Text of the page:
Virtual Healthcare Industry: Telehealth in 2022

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Embraced by medical professionals and the public from the start of the COVID-19 pandemic, telehealth is a safe, effective way to deliver patient care. Recognising its important role, on 1 January 2022, the Australian Government made telehealth a permanent feature of our primary healthcare system.

More than 16 million people have received telehealth consultations following its introduction in March 20211,  transforming the way health professionals can reach their patients. GPs, nurses, naturopaths and nutritionists alike welcome the convenience of this virtual health delivery service, in conjunction with face-to-face consultations.

For our student practitioners in Nutrition, Naturopathy, Western Herbal Medicine and Traditional Chinese Medicine, telehealth consultations are now integral to their learning experience. In 2021, Torrens University’s student-run clinics took around 2930 telehealth appointments, and as the public’s awareness of telehealth grows, its use will continue to increase.

Connecting with Telehealth short course 

In this time of change, we recognise our responsibility to help our students and practicing health professionals to use telehealth to its full potential. Our one-hour course, Connecting with Telehealth, is designed to give you an understanding of the telehealth services, including best practice in telehealth service delivery. This free course also provides practical skills, so you can build your confidence in the use of telehealth and successfully incorporate it into your healthcare provision. 

What is Telehealth?

Telehealth lets health practitioners and patients meet via video services and over the phone, when the health professional determines that it is clinically appropriate. For the initial and complex consultations, face-to-face and video services may be used. For subsequent and minor consultations, telehealth is a convenient and viable alternative.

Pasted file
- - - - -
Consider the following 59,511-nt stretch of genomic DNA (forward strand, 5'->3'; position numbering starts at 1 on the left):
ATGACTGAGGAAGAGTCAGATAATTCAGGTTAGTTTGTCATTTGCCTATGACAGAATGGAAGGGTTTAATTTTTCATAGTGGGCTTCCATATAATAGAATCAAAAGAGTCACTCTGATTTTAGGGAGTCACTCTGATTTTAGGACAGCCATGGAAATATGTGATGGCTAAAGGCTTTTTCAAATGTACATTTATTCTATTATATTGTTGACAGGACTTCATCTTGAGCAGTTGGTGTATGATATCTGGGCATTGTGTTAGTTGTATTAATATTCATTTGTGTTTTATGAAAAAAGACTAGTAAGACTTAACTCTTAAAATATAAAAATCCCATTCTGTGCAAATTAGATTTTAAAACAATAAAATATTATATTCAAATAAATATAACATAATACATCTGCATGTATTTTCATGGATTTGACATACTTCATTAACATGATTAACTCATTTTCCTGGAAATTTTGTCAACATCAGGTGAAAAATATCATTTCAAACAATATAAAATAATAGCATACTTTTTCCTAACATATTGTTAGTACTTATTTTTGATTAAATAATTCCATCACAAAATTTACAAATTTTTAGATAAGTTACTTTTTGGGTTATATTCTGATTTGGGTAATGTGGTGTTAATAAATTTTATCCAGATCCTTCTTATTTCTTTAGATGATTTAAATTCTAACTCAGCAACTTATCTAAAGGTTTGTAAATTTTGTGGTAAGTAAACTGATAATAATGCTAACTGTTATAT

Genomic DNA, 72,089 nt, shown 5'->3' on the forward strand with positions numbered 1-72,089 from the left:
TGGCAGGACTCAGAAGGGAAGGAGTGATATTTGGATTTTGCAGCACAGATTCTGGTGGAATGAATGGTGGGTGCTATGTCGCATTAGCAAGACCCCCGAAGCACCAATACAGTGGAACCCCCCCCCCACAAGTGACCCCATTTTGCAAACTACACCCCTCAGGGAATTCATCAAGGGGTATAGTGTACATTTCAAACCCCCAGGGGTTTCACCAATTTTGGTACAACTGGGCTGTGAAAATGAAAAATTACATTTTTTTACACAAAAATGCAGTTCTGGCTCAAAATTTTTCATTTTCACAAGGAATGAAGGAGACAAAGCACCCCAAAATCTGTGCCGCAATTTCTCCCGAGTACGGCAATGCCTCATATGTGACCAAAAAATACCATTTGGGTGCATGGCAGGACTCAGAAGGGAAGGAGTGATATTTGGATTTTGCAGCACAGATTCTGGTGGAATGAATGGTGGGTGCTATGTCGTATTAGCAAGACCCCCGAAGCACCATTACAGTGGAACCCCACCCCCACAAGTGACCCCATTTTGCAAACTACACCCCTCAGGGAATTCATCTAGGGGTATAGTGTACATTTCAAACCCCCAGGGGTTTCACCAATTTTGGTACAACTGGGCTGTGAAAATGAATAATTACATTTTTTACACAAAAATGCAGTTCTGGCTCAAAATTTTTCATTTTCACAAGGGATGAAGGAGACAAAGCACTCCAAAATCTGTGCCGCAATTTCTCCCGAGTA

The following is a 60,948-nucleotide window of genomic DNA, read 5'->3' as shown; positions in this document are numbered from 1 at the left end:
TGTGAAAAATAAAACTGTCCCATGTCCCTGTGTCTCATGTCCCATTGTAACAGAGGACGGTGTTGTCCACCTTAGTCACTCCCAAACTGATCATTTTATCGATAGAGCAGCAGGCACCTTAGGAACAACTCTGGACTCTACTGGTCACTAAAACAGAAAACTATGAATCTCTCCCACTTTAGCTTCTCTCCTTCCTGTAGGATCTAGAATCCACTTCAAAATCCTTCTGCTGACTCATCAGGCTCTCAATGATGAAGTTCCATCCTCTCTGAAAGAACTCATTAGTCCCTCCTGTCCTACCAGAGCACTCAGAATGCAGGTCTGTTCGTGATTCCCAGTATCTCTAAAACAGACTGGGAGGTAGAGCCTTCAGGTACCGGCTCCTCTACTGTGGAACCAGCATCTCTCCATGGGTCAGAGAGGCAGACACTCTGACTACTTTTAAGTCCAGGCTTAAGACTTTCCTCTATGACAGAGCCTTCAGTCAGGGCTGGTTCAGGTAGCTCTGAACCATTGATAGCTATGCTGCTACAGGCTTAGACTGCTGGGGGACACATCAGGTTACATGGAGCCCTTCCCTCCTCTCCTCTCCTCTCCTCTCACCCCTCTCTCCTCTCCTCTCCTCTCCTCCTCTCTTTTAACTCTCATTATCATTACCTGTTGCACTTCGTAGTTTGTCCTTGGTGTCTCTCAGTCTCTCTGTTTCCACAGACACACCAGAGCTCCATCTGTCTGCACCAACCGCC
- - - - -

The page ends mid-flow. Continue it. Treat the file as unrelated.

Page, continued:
Who can access it and who pays? 

People living in regional, rural and remote areas, whose closest hospital or clinic might be hundreds of kilometres away can access telehealth services at home. Telehealth also brings professional advice and care to patients with mobility issues, and anyone who can’t easily fit in medical appointments among the demands of their work and family life. 

Medicare now includes telehealth consultations for all the health services that it covers.
This makes telehealth a key feature of Australia’s universal healthcare system.

Face-to-face meetings with health practitioners are still essential

The telephone and online consultations don’t replace the important face-to-face meetings between the patient and their doctor, psychologist, naturopath or other health practitioners. Before having a telehealth consultation with a doctor, for example, the patient must have had a face-to-face consultation with the same GP or another in the same practice in the past 12 months before they can meet via video or over the phone. 

Truly transformative

‘In a country like Australia, dotted with remote and rural communities, telehealth is, quite literally, a lifesaver,’ says Professor Justin Beilby, Deputy Vice-Chancellor of Research at Torrens University, and a general practitioner. 

Telehealth brings healthcare to everyone – to people in the regions who live far from hospitals and clinics; to those with limited mobility, who can now dial in for a consultation at home; and to people too busy to always visit their GP or naturopath in person. 
It means health practitioners can continue to build caring professional relationships with their patients safe from the spread of disease. As well, it can ease the burden on hospitals and health facilities, and save everyone in the community time and money. 

Telehealth shows that from challenges, opportunities can flourish. 

To join this health revolution, sign up for the free Connecting with Telehealth course – part of Torrens University Australia’s extensive suite of free, on-demand short courses.

For more information on Connecting with Telehealth, click here.
 1Australian Government, Department of Health, ‘Ongoing Telehealth – Strengthening Primary Care’
Check our Health Courses to learn more
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